This series revisits the historical and contemporary experience of one of America’s largest ethnic groups and the history of a European homeland that has played an important role in twentieth century world affairs. The Polish and Polish-American Studies Series publishes innovative monographs and more general works that offer new, critical, revisionist, or comparative perspectives in the field. Interdisciplinary and multidisciplinary in profile, the series recruits manuscripts on Polish immigration and ethnic communities and on their country of origin and its various peoples.
The Polish and Polish-American Series is made possible by the Polish American Historical Association; the Stanislaus A. Blejwas Endowed Chair in Polish and Polish American Studies, Central Connecticut State University (New Britain, CT); the Frank and Mary Padzieski Endowed Professorship in Polish/Polish American/Eastern European Studies at the University of Michigan, Dearborn; and the Polish Institute of Arts and Sciences of America.
Support is also provided by the following individuals:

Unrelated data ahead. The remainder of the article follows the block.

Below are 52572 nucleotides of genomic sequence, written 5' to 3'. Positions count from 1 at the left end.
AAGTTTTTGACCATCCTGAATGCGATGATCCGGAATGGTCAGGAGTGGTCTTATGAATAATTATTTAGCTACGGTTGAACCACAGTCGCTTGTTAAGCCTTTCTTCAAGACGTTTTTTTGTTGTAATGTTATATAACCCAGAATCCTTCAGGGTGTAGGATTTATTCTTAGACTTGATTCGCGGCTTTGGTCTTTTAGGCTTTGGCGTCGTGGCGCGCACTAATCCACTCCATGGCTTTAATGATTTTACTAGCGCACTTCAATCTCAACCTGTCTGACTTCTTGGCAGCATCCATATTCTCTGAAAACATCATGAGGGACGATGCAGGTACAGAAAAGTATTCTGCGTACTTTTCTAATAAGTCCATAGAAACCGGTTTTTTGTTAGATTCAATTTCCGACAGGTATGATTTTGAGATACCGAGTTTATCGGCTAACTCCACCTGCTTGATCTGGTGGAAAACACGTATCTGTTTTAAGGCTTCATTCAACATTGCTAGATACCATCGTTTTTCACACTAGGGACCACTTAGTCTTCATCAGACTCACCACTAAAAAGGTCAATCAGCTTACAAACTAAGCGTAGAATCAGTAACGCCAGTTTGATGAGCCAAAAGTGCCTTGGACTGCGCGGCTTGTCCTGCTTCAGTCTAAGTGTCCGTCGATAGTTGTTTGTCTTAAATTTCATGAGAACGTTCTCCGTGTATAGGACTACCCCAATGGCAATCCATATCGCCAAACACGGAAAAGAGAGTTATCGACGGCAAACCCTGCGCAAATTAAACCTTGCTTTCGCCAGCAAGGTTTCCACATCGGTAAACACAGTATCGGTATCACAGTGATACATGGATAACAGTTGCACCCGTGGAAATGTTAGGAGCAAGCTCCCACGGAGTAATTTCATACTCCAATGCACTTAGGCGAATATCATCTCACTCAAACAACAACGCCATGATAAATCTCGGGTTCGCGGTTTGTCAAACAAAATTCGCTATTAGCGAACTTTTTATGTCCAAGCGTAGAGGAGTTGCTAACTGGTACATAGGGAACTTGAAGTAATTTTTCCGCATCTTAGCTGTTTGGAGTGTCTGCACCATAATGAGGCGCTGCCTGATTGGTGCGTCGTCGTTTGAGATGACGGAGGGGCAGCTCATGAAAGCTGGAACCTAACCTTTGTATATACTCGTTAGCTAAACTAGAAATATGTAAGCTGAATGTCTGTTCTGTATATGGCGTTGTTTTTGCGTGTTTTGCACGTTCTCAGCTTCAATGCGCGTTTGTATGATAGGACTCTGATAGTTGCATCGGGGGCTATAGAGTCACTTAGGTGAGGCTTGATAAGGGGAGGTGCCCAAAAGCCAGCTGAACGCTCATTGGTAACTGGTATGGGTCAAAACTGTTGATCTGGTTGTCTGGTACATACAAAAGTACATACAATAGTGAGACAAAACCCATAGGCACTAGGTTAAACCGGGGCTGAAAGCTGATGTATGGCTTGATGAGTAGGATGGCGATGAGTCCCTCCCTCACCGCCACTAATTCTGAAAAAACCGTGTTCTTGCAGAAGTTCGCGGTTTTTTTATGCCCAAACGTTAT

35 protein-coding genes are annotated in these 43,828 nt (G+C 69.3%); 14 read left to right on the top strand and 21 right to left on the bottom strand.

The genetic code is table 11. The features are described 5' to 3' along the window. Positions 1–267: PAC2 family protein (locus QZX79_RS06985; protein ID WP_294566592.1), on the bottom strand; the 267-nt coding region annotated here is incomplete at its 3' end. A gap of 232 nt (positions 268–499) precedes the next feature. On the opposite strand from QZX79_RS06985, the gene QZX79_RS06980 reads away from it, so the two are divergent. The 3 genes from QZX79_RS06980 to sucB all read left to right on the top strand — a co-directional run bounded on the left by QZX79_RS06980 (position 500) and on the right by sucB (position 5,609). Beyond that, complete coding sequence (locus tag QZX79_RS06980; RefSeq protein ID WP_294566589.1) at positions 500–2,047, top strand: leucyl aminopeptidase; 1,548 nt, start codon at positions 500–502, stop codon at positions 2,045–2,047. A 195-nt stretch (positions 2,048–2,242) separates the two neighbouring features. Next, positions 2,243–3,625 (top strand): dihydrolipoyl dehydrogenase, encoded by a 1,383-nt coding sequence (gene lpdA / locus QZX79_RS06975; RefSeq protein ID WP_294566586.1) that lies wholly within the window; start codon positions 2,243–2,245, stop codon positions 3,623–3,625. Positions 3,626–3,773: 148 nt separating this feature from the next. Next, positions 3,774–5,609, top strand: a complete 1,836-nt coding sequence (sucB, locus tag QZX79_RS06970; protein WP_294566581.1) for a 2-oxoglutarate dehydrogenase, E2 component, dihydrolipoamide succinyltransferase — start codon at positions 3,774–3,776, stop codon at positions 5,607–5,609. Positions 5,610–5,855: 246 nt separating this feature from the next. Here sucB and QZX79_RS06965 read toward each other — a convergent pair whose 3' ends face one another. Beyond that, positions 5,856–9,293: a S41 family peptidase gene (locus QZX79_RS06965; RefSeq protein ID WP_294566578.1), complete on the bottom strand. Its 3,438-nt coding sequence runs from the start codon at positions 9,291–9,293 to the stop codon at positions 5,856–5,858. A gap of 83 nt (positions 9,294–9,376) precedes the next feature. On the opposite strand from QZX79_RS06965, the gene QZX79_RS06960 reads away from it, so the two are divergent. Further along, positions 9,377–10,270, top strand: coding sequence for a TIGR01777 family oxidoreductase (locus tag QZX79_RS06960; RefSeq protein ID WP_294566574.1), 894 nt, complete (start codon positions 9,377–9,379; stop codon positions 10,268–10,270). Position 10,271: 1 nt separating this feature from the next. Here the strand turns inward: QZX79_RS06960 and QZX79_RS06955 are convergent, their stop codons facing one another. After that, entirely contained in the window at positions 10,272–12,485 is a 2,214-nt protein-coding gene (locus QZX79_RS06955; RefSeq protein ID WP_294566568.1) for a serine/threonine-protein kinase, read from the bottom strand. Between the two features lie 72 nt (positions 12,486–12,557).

Thomas Duszak (Benefactor),
George Bobinski (Contributor),
Alfred Bialobrzeski (Friend),
William Galush (Friend),
Col. John A. and Pauline A. Garstka (Friend),
Jonathan Huener (Friend),
Grażyna Kozaczka (Friend),
Neal Pease (Friend),
Mary Jane Urbanowicz (Friend), and
Maria Swiecicka-Ziemianek (Friend).
John J. Bukowczyk, General Editor
Professor of History
Wayne State University
Detroit, MI 48202
313 577 2799
SERIES ADVISORY BOARD
M. B. B. Biskupski, Central Connecticut State University
Robert E. Blobaum, West Virginia University
Anthony Bukoski, University of Wisconsin-Superior
Bogdana Carpenter, University of Michigan
Mary Patrice Erdmans, Case Western University
Thomas S. Gladsky, Central Missouri State University (ret.)
Padraic Kenney, Indiana University
John J. Kulczycki, University of Illinois at Chicago (ret.)
Ewa Morawska, University of Essex
Antony Polonsky, Brandeis University
Brian Porter-Szûcs, University of Michigan
James S. Pula, Purdue University Northwest
Thaddeus C. Radzilowski, Piast Institute
Daniel Stone, University of Winnipeg
Adam Walaszek, Jagiellonian University
Theodore R. Weeks, Southern Illinois University
Ureña Valerio illuminates nested imperial and colonial relations using sources ranging from medical texts and state documents to travel literature and fiction. She analyzes scientific and medical debates to connect medicine, migration, and colonialism, providing an invigorating model for the analysis of Polish history from a global perspective.